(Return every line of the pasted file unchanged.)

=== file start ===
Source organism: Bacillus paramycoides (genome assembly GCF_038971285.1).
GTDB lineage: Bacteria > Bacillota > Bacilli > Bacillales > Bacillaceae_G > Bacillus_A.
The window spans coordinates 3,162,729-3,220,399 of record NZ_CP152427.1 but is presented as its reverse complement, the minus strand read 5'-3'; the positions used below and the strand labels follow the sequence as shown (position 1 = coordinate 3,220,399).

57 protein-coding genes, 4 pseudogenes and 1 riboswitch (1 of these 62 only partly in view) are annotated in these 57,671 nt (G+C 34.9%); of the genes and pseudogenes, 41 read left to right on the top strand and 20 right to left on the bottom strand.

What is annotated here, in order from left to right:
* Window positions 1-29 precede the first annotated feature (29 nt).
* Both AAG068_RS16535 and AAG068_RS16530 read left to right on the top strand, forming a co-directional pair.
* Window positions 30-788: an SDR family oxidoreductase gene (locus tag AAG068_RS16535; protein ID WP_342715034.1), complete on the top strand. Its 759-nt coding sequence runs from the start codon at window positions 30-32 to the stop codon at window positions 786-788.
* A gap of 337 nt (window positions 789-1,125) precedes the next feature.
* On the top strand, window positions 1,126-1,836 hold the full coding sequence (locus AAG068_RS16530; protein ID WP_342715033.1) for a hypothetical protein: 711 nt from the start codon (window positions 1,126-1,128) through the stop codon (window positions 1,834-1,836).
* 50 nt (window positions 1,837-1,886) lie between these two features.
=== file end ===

Source organism: Bacillus paramycoides (genome assembly GCF_038971285.1).
GTDB lineage: Bacteria > Bacillota > Bacilli > Bacillales > Bacillaceae_G > Bacillus_A.
The window spans coordinates 3,162,729-3,220,399 of record NZ_CP152427.1 but is presented as its reverse complement, the minus strand read 5'-3'; the positions used below and the strand labels follow the sequence as shown (position 1 = coordinate 3,220,399).

57 protein-coding genes, 4 pseudogenes and 1 riboswitch (1 of these 62 only partly in view) are annotated in these 57,671 nt (G+C 34.9%); of the genes and pseudogenes, 41 read left to right on the top strand and 20 right to left on the bottom strand.

What is annotated here, in order from left to right:
* Window positions 1-29 precede the first annotated feature (29 nt).
* Both AAG068_RS16535 and AAG068_RS16530 read left to right on the top strand, forming a co-directional pair.
* Window positions 30-788: an SDR family oxidoreductase gene (locus tag AAG068_RS16535; protein ID WP_342715034.1), complete on the top strand. Its 759-nt coding sequence runs from the start codon at window positions 30-32 to the stop codon at window positions 786-788.
* A gap of 337 nt (window positions 789-1,125) precedes the next feature.
* On the top strand, window positions 1,126-1,836 hold the full coding sequence (locus AAG068_RS16530; protein ID WP_342715033.1) for a hypothetical protein: 711 nt from the start codon (window positions 1,126-1,128) through the stop codon (window positions 1,834-1,836).
* 50 nt (window positions 1,837-1,886) lie between these two features.